Gloria Steinem is an American feminist, journalist, and feminist activist. Steinem is best known for helping lead the women's liberation movement in the 1960's and 1970's and acting as one of its most visible media spokeswomen.
Steinem first gained notoriety in 1960 when she went undercover as Playboy Bunny and subsequently wrote an expose for Show magazine on learning “what it's like to be hung on a meat hook." In 1969, following a disturbing experience revealing the horrors of the abortion industry, she began her activism work with the New York Magazine article "After Black Power, Women's Liberation."
In 1972, she helped to co-found Ms. Magazine and remained an editor at the publication for fifteen years, where she still acts as consulting editor. She also helped found New York Magazine and has been published in Esquire, The New York Times Magazine, and many other publications.
Ms. Steinem also helped form the Woman's Action Alliance, the National Women's Political Caucus, the Women's Media Center, Voters for Choice, Choice USA, and was founding president of the Ms. Foundation for Women. She has received the Penney-Missouri Journalism Award, National Magazine awards, an Emmy Citation, the Women's Sports Journalism Award, the Lifetime Achievement in Journalism Award from the Society of Professional Journalists, the Society of Writers Award from the United Nations, and most recently the University of Missouri School for Journalism Award.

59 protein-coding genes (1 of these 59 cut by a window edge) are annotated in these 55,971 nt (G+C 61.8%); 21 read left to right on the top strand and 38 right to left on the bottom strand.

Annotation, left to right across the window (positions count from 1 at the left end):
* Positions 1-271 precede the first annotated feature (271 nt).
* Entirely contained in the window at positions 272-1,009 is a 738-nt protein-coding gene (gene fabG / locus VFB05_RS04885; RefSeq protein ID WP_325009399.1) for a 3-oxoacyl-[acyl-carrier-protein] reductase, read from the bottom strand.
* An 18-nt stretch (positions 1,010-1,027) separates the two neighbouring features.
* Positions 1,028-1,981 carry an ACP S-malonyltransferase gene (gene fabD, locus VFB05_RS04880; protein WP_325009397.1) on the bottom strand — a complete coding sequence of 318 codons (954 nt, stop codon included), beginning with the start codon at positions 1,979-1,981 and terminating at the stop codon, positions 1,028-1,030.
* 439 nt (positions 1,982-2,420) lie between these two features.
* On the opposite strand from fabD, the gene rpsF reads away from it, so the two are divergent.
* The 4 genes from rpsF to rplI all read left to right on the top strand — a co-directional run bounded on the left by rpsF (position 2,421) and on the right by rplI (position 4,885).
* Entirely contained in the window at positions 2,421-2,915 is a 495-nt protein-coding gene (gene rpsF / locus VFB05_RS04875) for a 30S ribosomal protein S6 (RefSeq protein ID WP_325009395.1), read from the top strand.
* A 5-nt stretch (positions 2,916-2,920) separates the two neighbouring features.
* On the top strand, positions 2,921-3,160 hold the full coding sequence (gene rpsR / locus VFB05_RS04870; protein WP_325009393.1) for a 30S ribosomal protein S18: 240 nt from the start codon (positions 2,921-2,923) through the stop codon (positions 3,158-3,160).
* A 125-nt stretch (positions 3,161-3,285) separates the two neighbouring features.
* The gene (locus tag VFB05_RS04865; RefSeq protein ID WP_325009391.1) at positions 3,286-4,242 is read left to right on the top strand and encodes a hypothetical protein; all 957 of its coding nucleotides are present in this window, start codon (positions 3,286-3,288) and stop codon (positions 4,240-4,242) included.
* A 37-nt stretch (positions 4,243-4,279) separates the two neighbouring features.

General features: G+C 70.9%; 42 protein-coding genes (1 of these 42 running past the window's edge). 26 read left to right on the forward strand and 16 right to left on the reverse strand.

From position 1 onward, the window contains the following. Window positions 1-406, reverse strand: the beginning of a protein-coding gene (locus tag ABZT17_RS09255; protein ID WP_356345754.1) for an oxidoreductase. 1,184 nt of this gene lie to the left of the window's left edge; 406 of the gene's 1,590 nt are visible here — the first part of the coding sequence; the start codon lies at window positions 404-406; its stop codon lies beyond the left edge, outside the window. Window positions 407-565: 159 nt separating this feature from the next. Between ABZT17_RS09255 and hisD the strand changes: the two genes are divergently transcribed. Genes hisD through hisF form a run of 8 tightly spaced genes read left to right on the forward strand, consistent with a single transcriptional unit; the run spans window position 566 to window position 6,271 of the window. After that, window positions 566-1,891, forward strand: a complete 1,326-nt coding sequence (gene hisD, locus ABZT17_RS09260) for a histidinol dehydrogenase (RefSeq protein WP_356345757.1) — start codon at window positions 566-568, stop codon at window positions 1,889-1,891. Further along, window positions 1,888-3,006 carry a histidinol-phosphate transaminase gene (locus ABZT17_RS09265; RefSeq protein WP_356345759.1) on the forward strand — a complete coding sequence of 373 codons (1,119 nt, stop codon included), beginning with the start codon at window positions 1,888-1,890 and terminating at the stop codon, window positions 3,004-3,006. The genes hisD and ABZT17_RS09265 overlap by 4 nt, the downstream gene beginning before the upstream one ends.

Biography magazine named Ms. Steinem one of the 25 most influential women in America, and in 1993 she was added to the National Women's Hall of Fame. She is still politically active, and she is the focus of the HBO documentary, "Gloria Steinem: In Her Own Words.”